That resident was me. I didn't take kindly to Moore's comments, attitudes, or claims, and I suggest he take a closer look at the surrounding neighborhood before arguing that an auto repair shop would lower property values. He'd expressed himself with the one technique most guaranteed to annoy me: to promise to invest money in a project but if and only if the Town Board did exactly what he wanted them to. I was disgusted when Corning Incorporated (with the support of former Dryden Superintendent, then Corning Superintendent, Donald Trombley) said it would pay for new schools in Corning if and only if voters did what the company said they should, and I find Moore's attitude more of the same on a smaller scale.
Oh well. The board tabled that decision to the next board meeting, and eventually got to the issue I think more people had expected to be controversial: discussion of the Town's proposed Comprehensive Plan. The Courier covers this part of the meeting in a separate article, focusing on two resident complaints:
Eric Ludewig and the residents of Sunset West Circle are upset to find their neighborhood proposed as suburban residential with possible water and sewer coming. Not because they're opposed to development, but because the development has already happened, and they don't want the extra costs of water and sewer. He also said that no one there had heard of the plan. County Legislative candidate W. David Restey backed Ludewig up.
Kathleen McIsaac, who had served on the agriculture meeting and had been to Planning Board meetings regularly because of farm issues, spoke of her frustration in coming to the board again to oppose a trail through her property, something added at the end of the Planning Board's discussion.
The Courier doesn't spend time on it, but Ken Miller also spoke in partial opposition to the agriculture section and requested that an agriculture committee continue its work. Zorika Henderson had Robin Hadlock Seeley's letter opposing trails, and specifically eminent domain for trails read into the minutes. A number of other people spoke in opposition to the trails, with eminent domain a common theme.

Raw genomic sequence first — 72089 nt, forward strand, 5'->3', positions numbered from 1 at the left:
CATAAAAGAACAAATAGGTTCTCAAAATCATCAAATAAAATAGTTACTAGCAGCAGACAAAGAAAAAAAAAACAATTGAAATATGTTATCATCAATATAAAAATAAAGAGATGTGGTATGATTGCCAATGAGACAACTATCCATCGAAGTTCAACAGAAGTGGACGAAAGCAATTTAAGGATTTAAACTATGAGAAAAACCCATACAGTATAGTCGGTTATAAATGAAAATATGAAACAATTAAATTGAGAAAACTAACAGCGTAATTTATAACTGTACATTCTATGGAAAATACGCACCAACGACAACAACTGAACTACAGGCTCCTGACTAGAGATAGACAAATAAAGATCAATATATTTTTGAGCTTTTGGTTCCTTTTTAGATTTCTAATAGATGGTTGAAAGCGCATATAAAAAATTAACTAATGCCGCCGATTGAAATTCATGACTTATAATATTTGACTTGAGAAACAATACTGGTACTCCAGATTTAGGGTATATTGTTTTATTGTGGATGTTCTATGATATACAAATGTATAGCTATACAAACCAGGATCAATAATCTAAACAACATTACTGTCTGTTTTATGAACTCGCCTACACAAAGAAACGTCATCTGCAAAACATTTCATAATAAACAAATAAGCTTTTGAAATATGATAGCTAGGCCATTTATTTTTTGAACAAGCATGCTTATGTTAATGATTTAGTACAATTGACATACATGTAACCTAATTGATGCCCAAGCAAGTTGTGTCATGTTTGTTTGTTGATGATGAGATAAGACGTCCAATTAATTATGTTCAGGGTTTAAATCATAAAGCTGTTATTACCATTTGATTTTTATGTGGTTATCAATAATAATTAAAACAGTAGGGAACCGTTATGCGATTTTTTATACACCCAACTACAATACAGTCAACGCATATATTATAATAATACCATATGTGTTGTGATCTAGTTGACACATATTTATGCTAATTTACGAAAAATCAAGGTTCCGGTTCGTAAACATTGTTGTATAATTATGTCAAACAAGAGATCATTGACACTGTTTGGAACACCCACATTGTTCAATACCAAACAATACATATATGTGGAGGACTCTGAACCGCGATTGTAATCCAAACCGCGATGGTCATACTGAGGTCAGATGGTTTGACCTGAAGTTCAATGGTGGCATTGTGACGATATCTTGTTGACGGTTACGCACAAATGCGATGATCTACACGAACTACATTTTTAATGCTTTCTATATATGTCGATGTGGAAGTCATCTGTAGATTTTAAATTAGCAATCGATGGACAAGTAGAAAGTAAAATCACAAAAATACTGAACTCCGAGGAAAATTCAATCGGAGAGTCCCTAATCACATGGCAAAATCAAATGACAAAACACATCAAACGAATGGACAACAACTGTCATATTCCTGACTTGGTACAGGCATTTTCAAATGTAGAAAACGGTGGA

The Courier also discusses the Supervisor Steve Trumbull's frustration with people arriving at the very end of the process, despite major efforts along the (eight-year-long) way to advertise the plan, include the public in question and answer sessions and two public hearings. The board as a whole sounded impatient to vote the plan up or down, but postponed it until next month in the hopes of having Councilman Chris Michaels at the meeting as well.
At the end of the article there's a nice quick rundown of other developments including an approved permit for Applied Pulsed Power to move into the former Ithaca Produce building, a well-supported petition requesting a study on the feasibility of providing the Ellis Hollow area with water (which the Board seemed inclined to do, except for a legal issue with a contract to do it), and the town's approving a $98,000 addition to the highway barn which was supposed to be $92,000 before bids came in.
Back on the front page is good news about the success of the Dryden School District's efforts to raise fund for Hurricane Katrina victims. Response has been overwheleming, filling boxes that line the hallways. There's also an article on a hair-cut-a-thon held by Hair and More, a fundraiser which was also collecting donations for Hurricane Katrina.
A new "Kids Speak" section asks two Dryden 6th graders about their favorite fall activities, and it sounds like jumping in leaf piles is still popular.
In sports, there's a look at Dryden football raising $1000 for Katrina victims and also a preview of a girls swim meet between Dryden and Lansing.
This morning's Ithaca Journal presents opinions from a few Dryden residents. The Journal's article about weekend war protests talks to Nancy Suci, who is identified as an Ithaca resident, but she lives on Turkey Hill Road here in Dryden. Suci attended protests against the Iraq war in Washington on Saturday:
"There was a feeling that the people of Washington who were there, who weren't marching, approved," the 76-year-old said. "You go and protest partly to support yourselves - you have no illusions that when you go and shout at the White House, anyone's listening."
On the editorial page, Richard Couch points to Spencer-Van Etten's example of a community raising funds for sports after an austerity budget as something more places may be doing soon:
while it is so great to see a community rally around something to help kids, I'm concerned the S-VE might be setting a good example that other school districts will be forced to follow.